As a Californian court sentences an elderly motorist for the manslaughter of 10 people killed when his car ploughed through a farmers' market, Patrick Jackson of BBC News looks at moves worldwide towards compulsory medical tests for older drivers.
The Japanese government provides refresher courses for ageing drivers
It was one of the most dramatic road accidents of recent times, with 73 people also injured in the 275m (300-yard) swathe George Weller cut across the market in Santa Monica at a speed of 96km/h (60mph).
Weller panicked, his lawyers said, after confusing the accelerator with the brake.
The fact that he was 86 at the time of the accident suggests his age was a factor.
Any driver can panic or make a lethal mistake but demographic trends in the developed world are lending a new gravity to the issue of elderly drivers at the wheel - and most notably in Japan.
With the world's most rapidly ageing population, the number of drivers aged 65 or older there who were the primary party in fatal accidents increased last year to three times the 1989 level.
JAPAN'S SILVER-HAIRED DRIVERS
More drivers in 70-79 age group killed in Jan-Aug 2006 than in 16-24 group
Number of 65-plus drivers in 2005 who were primary party in fatal accidents was three times higher than in 1989
More than 40% of fatalities in 2005 were aged 65-plus
Source: Japanese National Police Agency
And police statistics show that in the first eight months of 2006, 200 vehicle-drivers aged between 70 and 79 were killed in accidents compared to 189 drivers aged between 16 and 24.
"Devising stronger measures to prevent traffic accidents among the elderly is an urgent issue," the Japanese government's 2006 White Paper on traffic safety says.
Dementia is a big concern as it can cause traffic accidents because, for example, sufferers may fail to understand traffic lights or road signs.
Japanese police would like to have a system that could easily test cognitive ability in elderly people instead of relying on a declaration by the driver.
The country expects its elderly population to increase still further and it already runs road safety educational programmes for drivers aged 70 or over.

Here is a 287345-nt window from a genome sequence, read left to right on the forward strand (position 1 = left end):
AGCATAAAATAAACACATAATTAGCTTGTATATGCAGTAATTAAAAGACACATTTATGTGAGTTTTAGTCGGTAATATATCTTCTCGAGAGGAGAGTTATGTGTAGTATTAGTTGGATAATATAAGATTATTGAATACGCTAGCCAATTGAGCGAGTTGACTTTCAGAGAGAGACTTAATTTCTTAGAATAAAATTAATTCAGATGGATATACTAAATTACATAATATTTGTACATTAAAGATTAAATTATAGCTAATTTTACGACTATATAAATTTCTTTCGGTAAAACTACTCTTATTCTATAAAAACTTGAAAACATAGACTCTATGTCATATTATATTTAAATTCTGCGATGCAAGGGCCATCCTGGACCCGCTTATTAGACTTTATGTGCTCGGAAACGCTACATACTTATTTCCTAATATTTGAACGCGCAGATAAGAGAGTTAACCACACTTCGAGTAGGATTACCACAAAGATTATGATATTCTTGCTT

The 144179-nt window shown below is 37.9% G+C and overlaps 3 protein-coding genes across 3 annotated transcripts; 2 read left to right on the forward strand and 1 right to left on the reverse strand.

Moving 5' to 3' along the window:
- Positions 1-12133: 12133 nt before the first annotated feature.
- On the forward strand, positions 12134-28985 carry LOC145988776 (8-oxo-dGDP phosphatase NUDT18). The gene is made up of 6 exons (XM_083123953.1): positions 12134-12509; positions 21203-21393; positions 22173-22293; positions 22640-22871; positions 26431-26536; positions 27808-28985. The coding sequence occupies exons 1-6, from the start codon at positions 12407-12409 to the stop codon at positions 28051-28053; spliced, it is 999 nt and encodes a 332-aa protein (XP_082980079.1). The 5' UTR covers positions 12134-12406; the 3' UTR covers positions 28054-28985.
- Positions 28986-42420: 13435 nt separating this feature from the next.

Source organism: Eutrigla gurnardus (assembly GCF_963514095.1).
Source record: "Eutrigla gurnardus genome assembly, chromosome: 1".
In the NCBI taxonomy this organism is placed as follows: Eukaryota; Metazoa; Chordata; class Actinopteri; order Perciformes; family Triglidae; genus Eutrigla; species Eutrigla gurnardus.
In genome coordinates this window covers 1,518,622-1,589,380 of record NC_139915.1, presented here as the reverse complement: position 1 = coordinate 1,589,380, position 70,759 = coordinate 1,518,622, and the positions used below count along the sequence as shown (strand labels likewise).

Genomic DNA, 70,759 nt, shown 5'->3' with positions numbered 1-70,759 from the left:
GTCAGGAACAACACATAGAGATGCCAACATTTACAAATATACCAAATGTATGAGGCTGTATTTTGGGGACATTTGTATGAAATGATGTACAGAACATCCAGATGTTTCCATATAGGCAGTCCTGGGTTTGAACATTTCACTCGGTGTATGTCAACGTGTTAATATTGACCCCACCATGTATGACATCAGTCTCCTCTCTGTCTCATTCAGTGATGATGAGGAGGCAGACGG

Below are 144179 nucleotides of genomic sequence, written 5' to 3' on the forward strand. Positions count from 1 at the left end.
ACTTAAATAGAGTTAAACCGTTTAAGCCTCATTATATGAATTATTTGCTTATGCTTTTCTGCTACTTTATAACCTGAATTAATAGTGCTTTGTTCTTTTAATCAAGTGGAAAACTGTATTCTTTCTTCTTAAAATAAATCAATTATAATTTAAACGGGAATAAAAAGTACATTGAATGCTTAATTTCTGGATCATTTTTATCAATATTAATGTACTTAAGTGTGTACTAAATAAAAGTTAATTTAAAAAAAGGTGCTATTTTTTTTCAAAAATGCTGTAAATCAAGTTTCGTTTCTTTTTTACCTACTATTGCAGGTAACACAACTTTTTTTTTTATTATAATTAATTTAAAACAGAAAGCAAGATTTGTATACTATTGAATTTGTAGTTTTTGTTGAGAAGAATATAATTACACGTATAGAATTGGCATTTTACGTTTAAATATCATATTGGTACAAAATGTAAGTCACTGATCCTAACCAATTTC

"The goal is to have elderly drivers become aware of the changes that are occurring in their physical functioning and to offer advice and guidance," the government says.
Lifeline on wheels
Four years ago this month, France was shocked by the deaths of five firemen.
They were attending a minor accident on a motorway near Valence when they were cut down by a car travelling at above 150km/h on a section with a speed limit of 90km/h.
The man at the wheel was 81 and the carnage led to calls for elderly drivers to undergo compulsory medical tests.
Lengthy studies were conducted but nothing was done.
"Everyone realised it was impossible to enforce anything reasonable," Christian Gerondeau, president of the French Federation of Automobile Clubs, told the BBC News website.
Other than in the case of drivers in very poor health or with failing eyesight, no clear, rational criteria can be established for distinguishing between someone who is supposed to be able to drive and someone who is not, he said.
Mr Gerondeau added that cars were essential to many old people: "If you deprive old people of their car, you are going to kill them in another way because they will not be able to move about, they will see almost no-one during the week, they will lose the will to keep living."
According to the French federation's president, the driving habits of the old tend toward road safety: they usually only travel short distances, they take greater care and they drive slowly.
Elderly drivers effectively regulate themselves, according to Ruth Bridger of the UK's Automobile Association Motoring Trust.
"It may be that they stop driving at night, they avoid unfamiliar routes, they stop driving on motorways," she told the BBC.
Recent AA research found that older motorists were "in general, competent and responsible in monitoring and, if necessary, restricting their driving".
Calls in the UK for compulsory testing or even age limits on drivers largely belong to the tabloid press, Ms Bridger said, adding: "You never hear calls to curb younger drivers whenever one wipes out four or five people though that happens almost on a weekly basis these days."
She pointed out that, in 2005, drivers in the UK aged 24 or younger were five times more likely to be involved in road accidents than drivers over 70.
For now, the UK and France remain "younger" countries than Japan, with a median age of about 39 to the Asian nation's 43.
However, the time may come in these countries too when a lifetime of careful driving does not generally guarantee a driving licence for life.